Two issues relating to the determination of junction position in thin film CdTe solar cells have been investigated. Firstly, the use of a focussed ion beam (FIB) milling as a method of sample preparation for electron beam induced current (EBIC) analysis is demonstrated. It is superior to fracturing methods. High quality secondary electron and combined secondary electron/EBIC images are presented and interpreted for solar cells with CdTe layers deposited by both close space sublimation (CSS) or RF sputtering. Secondly, it was shown that in an RF-sputtered CdTe device, while the photovoltaic junction was buried ~1.1 μm from the metallurgical interface, the shape of the external quantum efficiency (EQE) curve did not indicate the presence of a buried homo-junction. SCAPS modelling was used to verify that EQE curve shapes are not sensitive to junctions buried < 1.5μm from the CdTe/CdS interface.
Arrays of CdTe nanowires have been grown on conductive, flexible Mo substrates by the vapor-liquid-solid technique. A method of forming the arrays on a largely continuous CdTe film is described. For producing nanowire solar cells, this structure provides the advantage of preventing shunts. Nanowires having diameters in the range 100-500 nm and lengths up to 100 μm were generated. The influence of growth temperature, time and pressure on the morphology of deposited layers was investigated, and a mechanism for the generation of layer/nanowire combinations is postulated. Characterization by SEM, TEM and low temperature photoluminescence is presented.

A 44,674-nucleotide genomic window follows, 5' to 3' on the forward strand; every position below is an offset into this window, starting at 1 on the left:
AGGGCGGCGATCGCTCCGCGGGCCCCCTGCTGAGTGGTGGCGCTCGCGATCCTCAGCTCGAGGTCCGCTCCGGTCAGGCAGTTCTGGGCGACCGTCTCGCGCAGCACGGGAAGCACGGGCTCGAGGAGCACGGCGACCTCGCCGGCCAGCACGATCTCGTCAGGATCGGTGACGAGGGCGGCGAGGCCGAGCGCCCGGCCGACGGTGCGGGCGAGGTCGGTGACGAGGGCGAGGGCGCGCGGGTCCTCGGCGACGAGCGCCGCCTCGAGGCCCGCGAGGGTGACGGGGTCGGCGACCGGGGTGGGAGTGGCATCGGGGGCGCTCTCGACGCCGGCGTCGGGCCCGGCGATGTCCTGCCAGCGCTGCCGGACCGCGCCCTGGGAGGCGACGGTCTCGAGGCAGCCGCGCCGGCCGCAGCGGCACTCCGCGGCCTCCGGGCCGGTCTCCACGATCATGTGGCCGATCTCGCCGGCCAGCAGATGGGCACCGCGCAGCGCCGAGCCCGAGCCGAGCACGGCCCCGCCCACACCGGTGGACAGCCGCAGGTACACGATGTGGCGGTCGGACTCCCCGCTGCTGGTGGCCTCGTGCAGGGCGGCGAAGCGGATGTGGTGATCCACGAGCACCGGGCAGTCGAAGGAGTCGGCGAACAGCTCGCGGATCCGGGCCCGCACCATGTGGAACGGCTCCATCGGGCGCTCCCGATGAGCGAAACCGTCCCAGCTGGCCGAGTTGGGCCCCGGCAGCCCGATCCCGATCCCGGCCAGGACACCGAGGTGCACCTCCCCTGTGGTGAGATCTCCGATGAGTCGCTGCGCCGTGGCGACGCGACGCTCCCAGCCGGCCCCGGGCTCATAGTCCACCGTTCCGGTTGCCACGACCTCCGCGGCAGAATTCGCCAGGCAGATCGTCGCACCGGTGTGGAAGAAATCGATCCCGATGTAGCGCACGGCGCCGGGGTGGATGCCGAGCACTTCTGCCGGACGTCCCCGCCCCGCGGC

Garnet films based on (BiPrGdLu) (FeGa) have been grown on (210) and (100) oriented SGGG substrates. (210) films with an easy plane of magnetization provided optimal imaging contrast. Incorporation of Au nanoparticles into an epitaxially grown film was done and these films show an increase in Faraday rotation, ostensibly due to the plasmon resonance effect.
Good dispersion of oxide ceramics in organic solvents can be achieved using many different dispersants. Several types of dispersants, including fatty acids, coupling agents, polar aromatic compounds and polymers, are discussed to illustrate the important phenomena. Many new problems arise in actual slips during ceramics processing; these are briefly discussed.
We describe a novel instrument dedicated to making rapid angular-dispersive grazing incidence X-ray reflectivity measurements. A novel, automatic, optical technique for rapid specimen alignment, is incorporated into the control software. We discuss the information content of diffuse scattering data collected in non-standard modes. Examples of data are presented showing the application to the characterization of semiconductors and metal multilayers. The technique is shown to be particularly powerful for measurement of the thickness of epitaxial films of AlGaAs on GaAs less than 50 nm thick and where high resolution X-ray diffraction becomes impracticable. We demonstrate that, as the method is insensitive to dislocation density, high quality data can be taken rapidly from heavily relaxed multilayers. Minimum criteria for adequate information content in the data are explored and the effect of specimen curvature is examined.